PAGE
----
TCM for Ageing — The Art, Science and Good News of Ageing (Part 4)

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How does Traditional Chinese Medicine (TCM) assist in healthy ageing?

In the fourth instalment of the five-part series “The Art, Science and Good News of Ageing” on 30 November, Dr Goh Chye Tee, the Consultant Physician and former Director of the NTU Chinese Medicine Clinic and Director of Biomedical Sciences/Chinese Medicine at Nanyang Technological University (NTU), Singapore, A/Prof Tan Chay Hoon, an Associate Professor in Pharmacology at National University of Singapore (NUS) and Consultant Psychiatrist at National University Hospital (NUH) and moderator Adj Asst Prof Maleena Suppiah Cavert, Chief Wellbeing Officer at the National University Health System (NUHS) discussed TCM’s holistic approach to ageing, particularly its underlying philosophy in relation to lifestyle, fitness and the prevention and treatment of diseases.

TCM manages health by regulating the energy flow, or qi, along the meridians within the human body and the balance between the yin and yang of key bodily functions such as nutrition intake and metabolism. Pressure points, known as acupoints, are intersections of the meridians where qi meet. Dr Goh shared that stimulating these key points with pressure or acupuncture can help to manage pain,  improve body circulation and, in turn, regulate health as we age. Food therapy is also one of the key components of TCM, where common food ingredients, when consumed in an informed and balanced manner, are able to prevent or relieve common ailments in an ageing body.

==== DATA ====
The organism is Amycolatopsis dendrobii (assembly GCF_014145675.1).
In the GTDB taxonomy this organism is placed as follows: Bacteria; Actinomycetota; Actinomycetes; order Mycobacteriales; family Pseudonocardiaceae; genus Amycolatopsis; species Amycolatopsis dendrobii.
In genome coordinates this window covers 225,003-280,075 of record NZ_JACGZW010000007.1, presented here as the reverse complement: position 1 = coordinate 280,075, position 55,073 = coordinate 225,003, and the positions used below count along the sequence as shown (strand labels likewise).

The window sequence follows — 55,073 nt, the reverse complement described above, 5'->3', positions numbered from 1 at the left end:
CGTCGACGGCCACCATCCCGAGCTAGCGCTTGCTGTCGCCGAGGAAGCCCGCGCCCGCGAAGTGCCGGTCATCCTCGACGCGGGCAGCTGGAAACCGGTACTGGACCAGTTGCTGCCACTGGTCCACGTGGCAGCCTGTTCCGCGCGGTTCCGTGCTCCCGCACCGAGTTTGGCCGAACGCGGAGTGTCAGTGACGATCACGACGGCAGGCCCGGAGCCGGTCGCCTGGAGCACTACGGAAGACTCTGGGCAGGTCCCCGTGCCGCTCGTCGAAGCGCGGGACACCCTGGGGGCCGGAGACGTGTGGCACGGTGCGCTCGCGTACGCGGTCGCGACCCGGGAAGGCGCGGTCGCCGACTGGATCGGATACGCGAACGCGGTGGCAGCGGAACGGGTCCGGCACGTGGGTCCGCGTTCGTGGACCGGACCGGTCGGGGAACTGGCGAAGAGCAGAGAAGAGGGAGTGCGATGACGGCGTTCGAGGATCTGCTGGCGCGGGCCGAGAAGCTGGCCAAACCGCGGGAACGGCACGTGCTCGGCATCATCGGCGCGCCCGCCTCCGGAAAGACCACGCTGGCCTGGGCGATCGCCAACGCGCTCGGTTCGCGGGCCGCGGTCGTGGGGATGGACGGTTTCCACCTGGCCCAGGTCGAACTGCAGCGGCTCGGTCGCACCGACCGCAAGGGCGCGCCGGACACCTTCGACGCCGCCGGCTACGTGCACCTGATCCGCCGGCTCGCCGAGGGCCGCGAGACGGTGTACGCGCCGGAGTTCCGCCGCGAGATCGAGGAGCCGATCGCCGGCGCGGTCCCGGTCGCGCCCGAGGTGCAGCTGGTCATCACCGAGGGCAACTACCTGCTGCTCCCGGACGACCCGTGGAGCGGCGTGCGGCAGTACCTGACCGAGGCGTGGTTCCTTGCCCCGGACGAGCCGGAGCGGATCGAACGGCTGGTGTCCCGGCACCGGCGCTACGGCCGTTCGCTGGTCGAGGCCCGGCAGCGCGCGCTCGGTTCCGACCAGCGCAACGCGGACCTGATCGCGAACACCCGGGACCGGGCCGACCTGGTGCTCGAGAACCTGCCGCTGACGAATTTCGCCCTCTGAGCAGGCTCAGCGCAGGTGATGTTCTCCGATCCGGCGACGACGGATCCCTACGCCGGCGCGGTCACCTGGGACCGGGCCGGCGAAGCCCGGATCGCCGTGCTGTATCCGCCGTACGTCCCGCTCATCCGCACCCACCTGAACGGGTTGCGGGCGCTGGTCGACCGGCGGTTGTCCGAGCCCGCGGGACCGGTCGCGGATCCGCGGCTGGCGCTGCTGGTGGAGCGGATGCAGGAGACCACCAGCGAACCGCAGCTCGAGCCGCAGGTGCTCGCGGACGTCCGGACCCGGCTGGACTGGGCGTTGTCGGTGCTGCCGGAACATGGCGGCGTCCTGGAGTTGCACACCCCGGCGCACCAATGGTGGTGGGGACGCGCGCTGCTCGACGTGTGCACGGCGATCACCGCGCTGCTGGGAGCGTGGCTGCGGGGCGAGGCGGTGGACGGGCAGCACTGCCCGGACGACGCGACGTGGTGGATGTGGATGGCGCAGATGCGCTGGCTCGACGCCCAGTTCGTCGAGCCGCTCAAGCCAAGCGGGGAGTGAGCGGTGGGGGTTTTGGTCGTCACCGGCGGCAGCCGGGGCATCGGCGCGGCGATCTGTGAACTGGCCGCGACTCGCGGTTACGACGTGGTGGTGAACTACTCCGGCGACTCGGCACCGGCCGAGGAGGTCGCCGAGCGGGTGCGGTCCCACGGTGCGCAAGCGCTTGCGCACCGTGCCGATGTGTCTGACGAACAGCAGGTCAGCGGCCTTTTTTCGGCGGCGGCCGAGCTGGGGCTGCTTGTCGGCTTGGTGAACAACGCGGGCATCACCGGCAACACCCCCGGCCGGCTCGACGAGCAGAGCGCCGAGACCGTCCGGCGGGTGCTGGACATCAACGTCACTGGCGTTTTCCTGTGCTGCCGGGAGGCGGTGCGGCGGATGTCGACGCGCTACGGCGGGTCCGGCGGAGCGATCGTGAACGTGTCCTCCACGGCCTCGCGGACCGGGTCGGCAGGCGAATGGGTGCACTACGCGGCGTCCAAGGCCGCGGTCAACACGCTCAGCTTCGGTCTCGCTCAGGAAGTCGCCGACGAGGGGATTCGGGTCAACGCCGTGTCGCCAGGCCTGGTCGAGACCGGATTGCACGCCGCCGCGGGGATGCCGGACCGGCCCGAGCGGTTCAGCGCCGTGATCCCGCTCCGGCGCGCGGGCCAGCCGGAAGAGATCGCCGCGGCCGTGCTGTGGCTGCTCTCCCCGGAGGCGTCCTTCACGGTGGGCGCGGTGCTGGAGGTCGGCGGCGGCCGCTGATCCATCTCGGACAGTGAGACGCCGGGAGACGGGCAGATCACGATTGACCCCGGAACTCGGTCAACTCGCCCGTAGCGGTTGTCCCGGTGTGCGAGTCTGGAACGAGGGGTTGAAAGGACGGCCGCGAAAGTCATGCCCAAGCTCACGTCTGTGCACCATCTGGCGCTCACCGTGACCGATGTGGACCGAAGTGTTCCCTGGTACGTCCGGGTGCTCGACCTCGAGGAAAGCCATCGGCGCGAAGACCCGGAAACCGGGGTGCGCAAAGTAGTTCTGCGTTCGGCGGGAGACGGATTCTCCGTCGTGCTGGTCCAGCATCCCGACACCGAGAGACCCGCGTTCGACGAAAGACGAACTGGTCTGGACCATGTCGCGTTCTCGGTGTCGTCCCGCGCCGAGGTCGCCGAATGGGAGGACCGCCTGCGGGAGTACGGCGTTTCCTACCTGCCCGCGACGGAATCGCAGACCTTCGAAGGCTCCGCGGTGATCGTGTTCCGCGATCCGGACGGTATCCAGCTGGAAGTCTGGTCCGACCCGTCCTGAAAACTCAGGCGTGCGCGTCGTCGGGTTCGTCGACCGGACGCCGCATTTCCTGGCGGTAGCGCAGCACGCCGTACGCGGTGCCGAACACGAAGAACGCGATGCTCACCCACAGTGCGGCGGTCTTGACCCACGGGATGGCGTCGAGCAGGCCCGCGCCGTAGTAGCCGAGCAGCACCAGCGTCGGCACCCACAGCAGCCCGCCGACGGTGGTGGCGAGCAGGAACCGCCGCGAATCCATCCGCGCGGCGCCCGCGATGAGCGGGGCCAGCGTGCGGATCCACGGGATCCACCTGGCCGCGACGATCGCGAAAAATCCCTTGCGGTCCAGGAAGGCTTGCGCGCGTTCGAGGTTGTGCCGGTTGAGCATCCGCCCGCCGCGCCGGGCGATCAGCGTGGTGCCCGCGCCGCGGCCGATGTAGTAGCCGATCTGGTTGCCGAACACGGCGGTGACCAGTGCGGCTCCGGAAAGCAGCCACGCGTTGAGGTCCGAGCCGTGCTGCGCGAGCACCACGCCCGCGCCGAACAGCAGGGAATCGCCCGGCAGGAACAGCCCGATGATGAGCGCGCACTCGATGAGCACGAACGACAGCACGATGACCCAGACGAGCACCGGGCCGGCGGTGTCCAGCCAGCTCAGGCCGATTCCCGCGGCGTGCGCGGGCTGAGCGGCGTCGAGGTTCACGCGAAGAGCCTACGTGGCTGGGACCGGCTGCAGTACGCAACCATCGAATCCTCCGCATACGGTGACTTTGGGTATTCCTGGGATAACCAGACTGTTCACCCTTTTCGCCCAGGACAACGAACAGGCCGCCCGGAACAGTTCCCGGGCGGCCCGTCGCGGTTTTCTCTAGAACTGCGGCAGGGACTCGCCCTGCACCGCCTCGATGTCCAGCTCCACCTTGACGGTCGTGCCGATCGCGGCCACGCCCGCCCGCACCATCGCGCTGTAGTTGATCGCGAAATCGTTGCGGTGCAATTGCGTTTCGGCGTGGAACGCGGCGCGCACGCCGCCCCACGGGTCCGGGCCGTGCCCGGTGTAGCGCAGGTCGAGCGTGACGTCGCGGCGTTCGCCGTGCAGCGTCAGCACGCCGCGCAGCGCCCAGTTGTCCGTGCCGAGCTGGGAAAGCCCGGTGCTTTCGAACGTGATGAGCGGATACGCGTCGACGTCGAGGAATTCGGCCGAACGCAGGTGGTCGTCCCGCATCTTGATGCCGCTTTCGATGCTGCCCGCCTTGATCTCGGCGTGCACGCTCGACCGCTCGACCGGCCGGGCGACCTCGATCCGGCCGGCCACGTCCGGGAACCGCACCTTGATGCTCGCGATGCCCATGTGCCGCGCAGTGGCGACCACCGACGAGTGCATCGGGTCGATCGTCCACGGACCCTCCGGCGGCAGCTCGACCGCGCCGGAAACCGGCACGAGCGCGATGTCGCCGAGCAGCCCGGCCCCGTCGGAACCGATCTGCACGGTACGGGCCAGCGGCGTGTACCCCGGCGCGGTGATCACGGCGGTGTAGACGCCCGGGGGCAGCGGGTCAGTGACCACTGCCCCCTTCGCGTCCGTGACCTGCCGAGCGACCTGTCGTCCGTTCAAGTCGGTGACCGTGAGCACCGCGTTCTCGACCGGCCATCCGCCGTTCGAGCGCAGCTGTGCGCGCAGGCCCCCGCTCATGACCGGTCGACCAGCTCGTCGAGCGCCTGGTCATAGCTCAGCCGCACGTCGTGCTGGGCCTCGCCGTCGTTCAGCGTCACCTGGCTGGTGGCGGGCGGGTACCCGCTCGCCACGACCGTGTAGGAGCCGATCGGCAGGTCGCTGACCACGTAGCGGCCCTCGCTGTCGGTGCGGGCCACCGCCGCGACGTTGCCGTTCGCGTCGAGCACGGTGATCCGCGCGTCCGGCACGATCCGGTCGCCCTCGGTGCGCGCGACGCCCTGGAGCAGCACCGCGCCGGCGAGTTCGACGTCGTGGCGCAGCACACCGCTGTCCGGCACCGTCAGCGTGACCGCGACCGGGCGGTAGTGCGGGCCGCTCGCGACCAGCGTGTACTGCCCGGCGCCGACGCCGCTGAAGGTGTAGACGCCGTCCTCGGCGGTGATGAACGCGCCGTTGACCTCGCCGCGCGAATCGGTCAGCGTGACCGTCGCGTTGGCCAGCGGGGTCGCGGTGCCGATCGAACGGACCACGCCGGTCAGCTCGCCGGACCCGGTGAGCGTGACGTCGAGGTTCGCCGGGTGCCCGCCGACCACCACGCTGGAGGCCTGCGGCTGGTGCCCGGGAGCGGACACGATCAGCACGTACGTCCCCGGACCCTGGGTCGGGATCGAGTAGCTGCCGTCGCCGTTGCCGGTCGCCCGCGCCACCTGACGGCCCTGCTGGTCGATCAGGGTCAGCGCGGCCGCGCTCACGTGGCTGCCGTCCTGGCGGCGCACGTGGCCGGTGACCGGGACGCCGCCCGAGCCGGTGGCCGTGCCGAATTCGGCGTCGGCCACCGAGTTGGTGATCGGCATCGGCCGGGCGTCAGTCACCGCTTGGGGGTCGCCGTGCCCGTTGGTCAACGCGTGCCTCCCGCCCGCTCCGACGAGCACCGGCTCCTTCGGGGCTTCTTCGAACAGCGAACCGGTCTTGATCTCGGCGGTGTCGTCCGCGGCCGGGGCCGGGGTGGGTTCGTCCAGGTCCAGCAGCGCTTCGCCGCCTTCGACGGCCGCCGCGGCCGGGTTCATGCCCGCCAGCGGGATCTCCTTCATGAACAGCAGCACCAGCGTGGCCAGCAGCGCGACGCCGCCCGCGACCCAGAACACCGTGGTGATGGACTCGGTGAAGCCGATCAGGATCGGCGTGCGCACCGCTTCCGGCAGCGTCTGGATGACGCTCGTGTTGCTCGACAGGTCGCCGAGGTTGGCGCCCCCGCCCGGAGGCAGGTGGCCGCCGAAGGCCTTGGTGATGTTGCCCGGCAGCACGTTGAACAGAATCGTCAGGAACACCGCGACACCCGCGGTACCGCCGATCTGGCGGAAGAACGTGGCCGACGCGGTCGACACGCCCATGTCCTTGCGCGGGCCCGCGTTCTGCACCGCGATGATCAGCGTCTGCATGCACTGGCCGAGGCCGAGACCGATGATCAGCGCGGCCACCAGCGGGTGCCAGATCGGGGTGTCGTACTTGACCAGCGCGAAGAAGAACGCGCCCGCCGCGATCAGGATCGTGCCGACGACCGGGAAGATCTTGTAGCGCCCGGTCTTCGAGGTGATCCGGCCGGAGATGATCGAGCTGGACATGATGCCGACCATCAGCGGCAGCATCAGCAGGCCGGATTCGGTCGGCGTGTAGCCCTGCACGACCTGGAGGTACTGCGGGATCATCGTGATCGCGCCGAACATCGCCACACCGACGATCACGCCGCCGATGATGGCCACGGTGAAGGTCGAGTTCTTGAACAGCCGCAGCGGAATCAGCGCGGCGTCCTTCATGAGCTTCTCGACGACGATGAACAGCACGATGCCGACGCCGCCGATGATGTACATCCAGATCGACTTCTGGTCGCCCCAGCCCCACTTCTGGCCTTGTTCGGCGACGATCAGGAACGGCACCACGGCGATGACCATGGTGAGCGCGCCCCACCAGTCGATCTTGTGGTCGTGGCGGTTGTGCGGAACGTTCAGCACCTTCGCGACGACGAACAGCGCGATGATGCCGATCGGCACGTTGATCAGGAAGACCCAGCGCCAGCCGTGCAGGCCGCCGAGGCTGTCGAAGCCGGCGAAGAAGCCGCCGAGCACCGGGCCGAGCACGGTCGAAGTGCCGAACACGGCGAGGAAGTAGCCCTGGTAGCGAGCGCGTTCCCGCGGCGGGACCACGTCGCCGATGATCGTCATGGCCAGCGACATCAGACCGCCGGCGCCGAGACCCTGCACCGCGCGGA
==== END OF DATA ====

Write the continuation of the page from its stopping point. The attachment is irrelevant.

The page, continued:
TCM can play a complementary role to modern medicine in treating illnesses. However, there can be harmful or even lethal interactions between TCM herbs and western medication when consumed concurrently. A/Prof Tan advised elderly patients taking TCM herbal medicines to keep their TCM and western doctors informed of their medication to protect their health. A/Prof Tan also informed the audience that modern technology like Artificial Intelligence and Big Data is helping us to better understand the herbs in ancient TCM prescriptions. Such understanding will help TCM become safer and more acceptable in public healthcare.

Disclaimer: The views expressed by the speakers in this webinar are their own and do not represent the opinions of The HEAD Foundation.

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